"You don't go look at where it happened," said Scott Goodyear, who starts
33rd [speaking of race-car drivers who have been killed in crashes at the Indianapolis
500]. "You don't watch the films of it on television. You don't deal with it. You
pretend it never happened." The Speedway operation itself encourages this approach.
As soon as the track closes the day of an accident, a crew heads out to paint over the
spot where the car hit the wall. Through the years, a driver has never been pronounced
dead at the race track. A trip to the Indianapolis Motor Speedway Racing Museum, located
inside the 2.5-mile oval, has no memorial to the 40 drivers who have lost their lives
here. Nowhere is there even a mention.
I was once conducting a rap session with high school teenagers. I told them that they
could ask me any question on any subject, and I would try and answer it. Their questions
were typical of ones I had received in similar sessions scores of times before. As the
session drew to a close, one girl toward the back, who had not said anything, raised her
hand. I nodded, and she said, "The Bible says God loves everybody. Then it says that
God sends people to hell. How can a loving God do that?" I gave her my answer, and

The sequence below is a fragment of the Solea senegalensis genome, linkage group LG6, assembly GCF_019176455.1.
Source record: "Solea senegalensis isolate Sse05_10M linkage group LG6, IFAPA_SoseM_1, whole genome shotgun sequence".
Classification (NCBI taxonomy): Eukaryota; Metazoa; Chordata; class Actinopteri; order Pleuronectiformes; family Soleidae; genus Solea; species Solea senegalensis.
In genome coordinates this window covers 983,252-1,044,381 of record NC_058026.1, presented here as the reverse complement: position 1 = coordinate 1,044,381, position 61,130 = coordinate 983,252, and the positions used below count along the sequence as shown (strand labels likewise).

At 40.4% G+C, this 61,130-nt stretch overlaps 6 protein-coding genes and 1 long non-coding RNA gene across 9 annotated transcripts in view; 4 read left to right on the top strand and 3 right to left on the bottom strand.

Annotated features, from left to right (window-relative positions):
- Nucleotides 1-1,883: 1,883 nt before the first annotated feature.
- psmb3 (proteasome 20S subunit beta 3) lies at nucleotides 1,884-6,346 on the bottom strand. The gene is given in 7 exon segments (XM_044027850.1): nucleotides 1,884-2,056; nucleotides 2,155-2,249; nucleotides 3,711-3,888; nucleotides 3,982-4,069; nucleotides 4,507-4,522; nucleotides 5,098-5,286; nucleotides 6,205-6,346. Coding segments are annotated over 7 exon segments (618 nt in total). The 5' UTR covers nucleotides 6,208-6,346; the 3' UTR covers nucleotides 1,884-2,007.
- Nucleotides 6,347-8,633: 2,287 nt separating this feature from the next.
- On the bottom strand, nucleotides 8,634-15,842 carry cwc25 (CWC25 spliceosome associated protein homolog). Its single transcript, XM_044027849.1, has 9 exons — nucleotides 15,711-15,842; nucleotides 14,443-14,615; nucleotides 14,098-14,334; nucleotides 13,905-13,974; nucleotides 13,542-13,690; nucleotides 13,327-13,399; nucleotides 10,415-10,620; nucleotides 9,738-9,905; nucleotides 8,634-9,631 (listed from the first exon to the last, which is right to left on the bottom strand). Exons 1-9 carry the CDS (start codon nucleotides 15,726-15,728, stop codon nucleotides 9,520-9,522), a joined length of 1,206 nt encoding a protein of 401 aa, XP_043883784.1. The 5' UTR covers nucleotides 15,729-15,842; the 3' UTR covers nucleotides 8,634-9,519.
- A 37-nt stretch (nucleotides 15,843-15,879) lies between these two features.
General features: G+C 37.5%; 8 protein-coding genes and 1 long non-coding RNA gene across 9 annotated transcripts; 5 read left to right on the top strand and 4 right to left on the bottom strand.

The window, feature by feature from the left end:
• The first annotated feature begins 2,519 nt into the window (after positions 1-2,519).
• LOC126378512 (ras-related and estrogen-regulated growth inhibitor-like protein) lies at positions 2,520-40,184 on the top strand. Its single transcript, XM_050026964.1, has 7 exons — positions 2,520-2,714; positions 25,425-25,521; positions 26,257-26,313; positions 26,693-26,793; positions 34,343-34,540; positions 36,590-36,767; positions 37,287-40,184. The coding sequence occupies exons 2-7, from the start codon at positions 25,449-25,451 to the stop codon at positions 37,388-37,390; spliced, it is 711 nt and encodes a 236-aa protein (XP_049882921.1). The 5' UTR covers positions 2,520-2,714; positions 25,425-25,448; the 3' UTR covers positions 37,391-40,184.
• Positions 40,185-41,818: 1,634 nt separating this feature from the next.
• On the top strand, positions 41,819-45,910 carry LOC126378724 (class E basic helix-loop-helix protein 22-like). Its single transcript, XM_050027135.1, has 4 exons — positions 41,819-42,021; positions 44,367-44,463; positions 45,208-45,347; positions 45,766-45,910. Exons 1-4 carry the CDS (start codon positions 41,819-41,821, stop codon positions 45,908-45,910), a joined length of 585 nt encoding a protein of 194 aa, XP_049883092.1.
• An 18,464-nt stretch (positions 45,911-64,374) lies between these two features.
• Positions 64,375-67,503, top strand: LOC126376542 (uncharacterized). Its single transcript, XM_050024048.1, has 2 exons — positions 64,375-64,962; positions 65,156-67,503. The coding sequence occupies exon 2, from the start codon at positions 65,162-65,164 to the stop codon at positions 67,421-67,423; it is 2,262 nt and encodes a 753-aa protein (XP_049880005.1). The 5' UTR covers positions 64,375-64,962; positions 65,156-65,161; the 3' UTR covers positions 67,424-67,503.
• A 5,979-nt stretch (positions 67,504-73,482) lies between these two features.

she came back to me with arguments. I answered her arguments, and she answered my answers.
The conversation quickly degenerated into an argument. I did not convince her, nor did she
convince me. After a few more questions I dismissed the session. After the session I
approached her and said, "I owe you an apology. I really should not have allowed our
discussion to become so argumentative." Then I asked, "May I share something
with you?" She said, "Yes." So I took her through a basic presentation of
the gospel. When I got to Romans 3:23 and suggested that all of us were sinners she began
to cry. It was then that this high school senior admitted she had been having an affair
with a married man. The one thing she needed was forgiveness. When I finished the
presentation of the gospel, she trusted Christ. The reason she did not believe in hell was
because she was going there. In her heart she knew she had sinned. Her conscience
condemned her, but rather than face the fact of her guilt, she simply denied any future
judgment or future hell.
M. Cocoris, Evangelism, A Biblical Approach, Moody, 1984, p. 163.